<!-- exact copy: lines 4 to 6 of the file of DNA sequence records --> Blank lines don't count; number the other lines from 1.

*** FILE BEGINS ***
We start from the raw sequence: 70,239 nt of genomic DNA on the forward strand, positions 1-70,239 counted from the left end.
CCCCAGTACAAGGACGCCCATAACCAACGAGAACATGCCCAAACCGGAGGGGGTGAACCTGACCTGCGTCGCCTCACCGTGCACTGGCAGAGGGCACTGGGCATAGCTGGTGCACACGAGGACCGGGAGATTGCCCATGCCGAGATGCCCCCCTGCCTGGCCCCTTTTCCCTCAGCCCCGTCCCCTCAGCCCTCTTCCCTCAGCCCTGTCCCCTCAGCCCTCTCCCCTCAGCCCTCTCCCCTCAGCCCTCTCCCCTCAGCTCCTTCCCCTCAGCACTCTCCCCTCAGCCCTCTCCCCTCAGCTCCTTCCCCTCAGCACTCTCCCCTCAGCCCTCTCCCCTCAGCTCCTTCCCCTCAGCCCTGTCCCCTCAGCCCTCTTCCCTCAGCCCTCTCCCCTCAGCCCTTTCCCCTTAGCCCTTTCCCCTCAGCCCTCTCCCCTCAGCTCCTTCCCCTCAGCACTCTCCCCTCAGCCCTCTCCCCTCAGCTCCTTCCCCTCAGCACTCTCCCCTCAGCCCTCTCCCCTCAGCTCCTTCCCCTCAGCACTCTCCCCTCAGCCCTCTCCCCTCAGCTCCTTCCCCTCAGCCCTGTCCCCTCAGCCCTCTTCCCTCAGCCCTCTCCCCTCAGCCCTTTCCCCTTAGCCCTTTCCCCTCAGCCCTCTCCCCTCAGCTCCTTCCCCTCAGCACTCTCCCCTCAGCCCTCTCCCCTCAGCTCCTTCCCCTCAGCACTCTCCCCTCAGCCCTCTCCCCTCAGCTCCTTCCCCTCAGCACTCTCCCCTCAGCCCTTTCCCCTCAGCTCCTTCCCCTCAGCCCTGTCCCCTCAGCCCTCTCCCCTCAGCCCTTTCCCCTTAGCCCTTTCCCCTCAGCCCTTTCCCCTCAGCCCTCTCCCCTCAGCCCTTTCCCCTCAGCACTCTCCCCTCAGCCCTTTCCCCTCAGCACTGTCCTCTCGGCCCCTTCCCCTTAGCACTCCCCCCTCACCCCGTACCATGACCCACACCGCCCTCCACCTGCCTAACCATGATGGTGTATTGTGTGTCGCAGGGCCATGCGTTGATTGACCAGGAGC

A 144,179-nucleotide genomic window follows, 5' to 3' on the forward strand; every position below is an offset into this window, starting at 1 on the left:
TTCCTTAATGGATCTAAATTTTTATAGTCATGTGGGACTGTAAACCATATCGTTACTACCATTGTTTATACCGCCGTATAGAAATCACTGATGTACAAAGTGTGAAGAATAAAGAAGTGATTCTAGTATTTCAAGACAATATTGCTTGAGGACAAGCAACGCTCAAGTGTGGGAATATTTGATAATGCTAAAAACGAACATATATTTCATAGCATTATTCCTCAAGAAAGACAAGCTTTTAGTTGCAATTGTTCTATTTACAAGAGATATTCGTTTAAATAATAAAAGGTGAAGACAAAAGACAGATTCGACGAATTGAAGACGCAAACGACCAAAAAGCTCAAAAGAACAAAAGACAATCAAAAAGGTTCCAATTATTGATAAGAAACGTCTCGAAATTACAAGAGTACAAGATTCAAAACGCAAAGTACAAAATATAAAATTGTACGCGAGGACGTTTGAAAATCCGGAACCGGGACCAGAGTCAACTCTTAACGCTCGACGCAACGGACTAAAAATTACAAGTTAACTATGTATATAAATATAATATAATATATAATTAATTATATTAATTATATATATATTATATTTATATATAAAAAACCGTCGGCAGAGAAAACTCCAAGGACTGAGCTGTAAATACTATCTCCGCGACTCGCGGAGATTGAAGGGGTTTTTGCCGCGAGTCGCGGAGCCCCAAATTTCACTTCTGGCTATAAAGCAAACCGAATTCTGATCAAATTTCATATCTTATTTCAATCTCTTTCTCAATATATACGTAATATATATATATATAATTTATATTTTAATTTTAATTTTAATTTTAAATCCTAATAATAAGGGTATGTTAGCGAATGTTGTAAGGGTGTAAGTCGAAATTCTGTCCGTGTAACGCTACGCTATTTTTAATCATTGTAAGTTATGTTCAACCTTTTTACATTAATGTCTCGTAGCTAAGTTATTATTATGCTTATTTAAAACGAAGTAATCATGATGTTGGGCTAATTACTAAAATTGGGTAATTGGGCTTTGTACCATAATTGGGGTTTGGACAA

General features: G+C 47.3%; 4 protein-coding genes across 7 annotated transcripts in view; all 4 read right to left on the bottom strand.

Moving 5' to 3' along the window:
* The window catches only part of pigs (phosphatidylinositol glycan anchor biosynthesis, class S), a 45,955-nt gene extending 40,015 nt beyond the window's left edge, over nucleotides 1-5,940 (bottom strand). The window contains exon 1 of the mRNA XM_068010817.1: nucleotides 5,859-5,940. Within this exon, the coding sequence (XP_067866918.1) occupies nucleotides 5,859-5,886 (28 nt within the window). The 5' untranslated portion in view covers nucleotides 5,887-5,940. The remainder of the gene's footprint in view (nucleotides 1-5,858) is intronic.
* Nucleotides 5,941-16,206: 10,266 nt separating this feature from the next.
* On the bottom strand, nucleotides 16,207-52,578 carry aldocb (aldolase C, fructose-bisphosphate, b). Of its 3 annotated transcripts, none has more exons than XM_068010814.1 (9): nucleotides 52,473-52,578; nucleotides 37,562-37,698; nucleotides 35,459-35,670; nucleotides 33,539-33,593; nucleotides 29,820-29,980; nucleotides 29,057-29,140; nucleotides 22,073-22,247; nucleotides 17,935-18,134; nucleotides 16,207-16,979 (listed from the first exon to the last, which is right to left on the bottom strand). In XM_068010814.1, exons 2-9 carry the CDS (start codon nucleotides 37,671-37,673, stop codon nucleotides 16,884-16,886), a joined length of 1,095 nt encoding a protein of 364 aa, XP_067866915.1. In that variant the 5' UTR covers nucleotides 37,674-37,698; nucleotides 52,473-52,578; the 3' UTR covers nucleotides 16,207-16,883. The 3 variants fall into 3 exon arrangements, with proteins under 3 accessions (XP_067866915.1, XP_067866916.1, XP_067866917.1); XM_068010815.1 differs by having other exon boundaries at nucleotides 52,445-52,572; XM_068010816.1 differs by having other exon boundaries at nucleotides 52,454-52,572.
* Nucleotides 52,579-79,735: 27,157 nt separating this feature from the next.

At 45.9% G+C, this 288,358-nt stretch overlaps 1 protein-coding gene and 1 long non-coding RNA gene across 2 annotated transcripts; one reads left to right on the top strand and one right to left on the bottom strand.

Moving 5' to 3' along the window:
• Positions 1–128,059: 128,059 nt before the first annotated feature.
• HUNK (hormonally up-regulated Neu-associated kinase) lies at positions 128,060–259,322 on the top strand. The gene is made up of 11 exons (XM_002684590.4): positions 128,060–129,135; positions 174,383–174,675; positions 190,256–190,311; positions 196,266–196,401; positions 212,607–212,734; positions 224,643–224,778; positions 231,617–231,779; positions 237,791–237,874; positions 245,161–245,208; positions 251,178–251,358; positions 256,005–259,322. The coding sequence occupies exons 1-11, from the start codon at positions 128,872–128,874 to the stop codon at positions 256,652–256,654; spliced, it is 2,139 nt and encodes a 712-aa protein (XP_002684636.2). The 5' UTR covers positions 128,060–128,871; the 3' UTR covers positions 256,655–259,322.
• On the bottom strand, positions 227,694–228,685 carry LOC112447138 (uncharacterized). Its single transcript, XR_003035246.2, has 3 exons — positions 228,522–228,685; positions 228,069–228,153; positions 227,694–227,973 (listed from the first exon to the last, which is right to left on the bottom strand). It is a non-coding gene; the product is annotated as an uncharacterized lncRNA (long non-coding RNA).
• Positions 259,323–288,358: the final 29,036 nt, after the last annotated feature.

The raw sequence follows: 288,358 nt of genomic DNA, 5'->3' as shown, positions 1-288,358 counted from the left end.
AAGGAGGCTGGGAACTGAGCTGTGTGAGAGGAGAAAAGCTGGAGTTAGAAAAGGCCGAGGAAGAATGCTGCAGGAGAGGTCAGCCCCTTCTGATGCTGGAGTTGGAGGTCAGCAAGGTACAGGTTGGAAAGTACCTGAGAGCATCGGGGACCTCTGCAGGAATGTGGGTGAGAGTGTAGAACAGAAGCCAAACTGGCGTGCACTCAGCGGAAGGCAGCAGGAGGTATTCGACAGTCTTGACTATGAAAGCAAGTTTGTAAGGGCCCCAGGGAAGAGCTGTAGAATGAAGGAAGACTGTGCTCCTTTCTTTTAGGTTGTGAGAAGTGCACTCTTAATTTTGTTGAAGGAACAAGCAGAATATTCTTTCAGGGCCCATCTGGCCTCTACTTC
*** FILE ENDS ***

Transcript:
TTCCTTAATGGATCTAAATTTTTATAGTCATGTGGGACTGTAAACCATATCGTTACTACCATTGTTTATACCGCCGTATAGAAATCACTGATGTACAAAGTGTGAAGAATAAAGAAGTGATTCTAGTATTTCAAGACAATATTGCTTGAGGACAAGCAACGCTCAAGTGTGGGAATATTTGATAATGCTAAAAACGAACATATATTTCATAGCATTATTCCTCAAGAAAGACAAGCTTTTAGTTGCAATTGTTCTATTTACAAGAGATATTCGTTTAAATAATAAAAGGTGAAGACAAAAGACAGATTCGACGAATTGAAGACGCAAACGACCAAAAAGCTCAAAAGAACAAAAGACAATCAAAAAGGTTCCAATTATTGATAAGAAACGTCTCGAAATTACAAGAGTACAAGATTCAAAACGCAAAGTACAAAATATAAAATTGTACGCGAGGACGTTTGAAAATCCGGAACCGGGACCAGAGTCAACTCTTAACGCTCGACGCAACGGACTAAAAATTACAAGTTAACTATGTATATAAATATAATATAATATATAATTAATTATATTAATTATATATATATTATATTTATATATAAAAAACCGTCGGCAGAGAAAACTCCAAGGACTGAGCTGTAAATACTATCTCCGCGACTCGCGGAGATTGAAGGGGTTTTTGCCGCGAGTCGCGGAGCCCCAAATTTCACTTCTGGCTATAAAGCAAACCGAATTCTGATCAAATTTCATATCTTATTTCAATCTCTTTCTCAATATATACGTAATATATATATATATAATTTATATTTTAATTTTAATTTTAATTTTAAATCCTAATAATAAGGGTATGTTAGCGAATGTTGTAAGGGTGTAAGTCGAAATTCTGTCCGTGTAACGCTACGCTATTTTTAATCATTGTAAGTTATGTTCAACCTTTTTACATTAATGTCTCGTAGCTAAGTTATTATTATGCTTATTTAAAACGAAGTAATCATGATGTTGGGCTAATTACTAAAATTGGGTAATTGGGCTTTGTACCATAATTGGGGTTTGGACAA

General features: G+C 47.3%; 4 protein-coding genes across 7 annotated transcripts in view; all 4 read right to left on the bottom strand.

Moving 5' to 3' along the window: